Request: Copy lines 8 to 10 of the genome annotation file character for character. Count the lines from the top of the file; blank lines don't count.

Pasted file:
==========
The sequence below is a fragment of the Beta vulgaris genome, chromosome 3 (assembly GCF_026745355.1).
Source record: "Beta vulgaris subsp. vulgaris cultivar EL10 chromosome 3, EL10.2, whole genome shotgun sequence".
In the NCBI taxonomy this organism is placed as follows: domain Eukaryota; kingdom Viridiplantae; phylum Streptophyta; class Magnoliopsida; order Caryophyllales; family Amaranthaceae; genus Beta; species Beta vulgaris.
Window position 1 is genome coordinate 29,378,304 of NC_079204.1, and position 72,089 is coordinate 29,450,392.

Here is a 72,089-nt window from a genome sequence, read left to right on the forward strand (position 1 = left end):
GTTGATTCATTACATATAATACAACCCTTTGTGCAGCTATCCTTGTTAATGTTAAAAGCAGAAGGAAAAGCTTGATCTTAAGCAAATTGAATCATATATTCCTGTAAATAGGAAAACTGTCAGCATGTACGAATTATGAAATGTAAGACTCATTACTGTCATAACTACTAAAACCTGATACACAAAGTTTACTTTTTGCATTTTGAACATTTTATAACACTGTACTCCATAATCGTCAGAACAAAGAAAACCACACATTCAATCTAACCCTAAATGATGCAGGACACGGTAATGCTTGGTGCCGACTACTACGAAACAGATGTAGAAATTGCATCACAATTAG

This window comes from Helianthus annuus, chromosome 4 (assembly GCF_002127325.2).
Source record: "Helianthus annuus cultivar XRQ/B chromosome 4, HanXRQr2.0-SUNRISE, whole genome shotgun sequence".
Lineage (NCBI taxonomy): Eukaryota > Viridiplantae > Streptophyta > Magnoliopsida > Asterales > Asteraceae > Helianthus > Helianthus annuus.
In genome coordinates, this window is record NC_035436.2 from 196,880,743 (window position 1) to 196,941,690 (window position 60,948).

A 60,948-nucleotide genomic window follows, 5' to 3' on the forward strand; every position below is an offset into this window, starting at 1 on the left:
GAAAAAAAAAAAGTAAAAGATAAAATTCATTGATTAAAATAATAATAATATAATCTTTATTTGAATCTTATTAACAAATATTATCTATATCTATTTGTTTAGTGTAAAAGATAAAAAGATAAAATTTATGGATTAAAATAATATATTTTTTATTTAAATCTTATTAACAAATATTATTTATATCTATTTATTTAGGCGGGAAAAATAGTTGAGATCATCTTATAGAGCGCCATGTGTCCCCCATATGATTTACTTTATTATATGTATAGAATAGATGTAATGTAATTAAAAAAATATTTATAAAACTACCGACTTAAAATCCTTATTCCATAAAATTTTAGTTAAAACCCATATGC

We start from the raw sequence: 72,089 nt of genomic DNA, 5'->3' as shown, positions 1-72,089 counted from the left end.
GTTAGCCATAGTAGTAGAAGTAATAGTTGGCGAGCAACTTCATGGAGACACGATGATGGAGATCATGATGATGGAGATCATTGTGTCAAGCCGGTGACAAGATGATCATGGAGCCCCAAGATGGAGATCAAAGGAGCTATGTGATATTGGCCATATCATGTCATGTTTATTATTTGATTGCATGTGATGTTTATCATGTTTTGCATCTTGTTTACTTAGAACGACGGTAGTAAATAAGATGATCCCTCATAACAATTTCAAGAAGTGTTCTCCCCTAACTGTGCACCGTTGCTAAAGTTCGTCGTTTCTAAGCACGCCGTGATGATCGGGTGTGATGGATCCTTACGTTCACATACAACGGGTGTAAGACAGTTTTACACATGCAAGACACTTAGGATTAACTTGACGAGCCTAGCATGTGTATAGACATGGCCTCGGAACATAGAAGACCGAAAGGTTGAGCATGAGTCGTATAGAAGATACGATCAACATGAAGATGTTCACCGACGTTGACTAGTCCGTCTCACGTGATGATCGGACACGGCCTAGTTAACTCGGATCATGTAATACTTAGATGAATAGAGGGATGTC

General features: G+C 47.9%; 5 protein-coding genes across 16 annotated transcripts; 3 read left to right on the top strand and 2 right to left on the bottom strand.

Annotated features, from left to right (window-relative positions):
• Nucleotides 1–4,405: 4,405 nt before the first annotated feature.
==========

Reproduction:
Source record: "Helianthus annuus cultivar XRQ/B chromosome 4, HanXRQr2.0-SUNRISE, whole genome shotgun sequence".
Lineage (NCBI taxonomy): Eukaryota > Viridiplantae > Streptophyta > Magnoliopsida > Asterales > Asteraceae > Helianthus > Helianthus annuus.
In genome coordinates, this window is record NC_035436.2 from 196,880,743 (window position 1) to 196,941,690 (window position 60,948).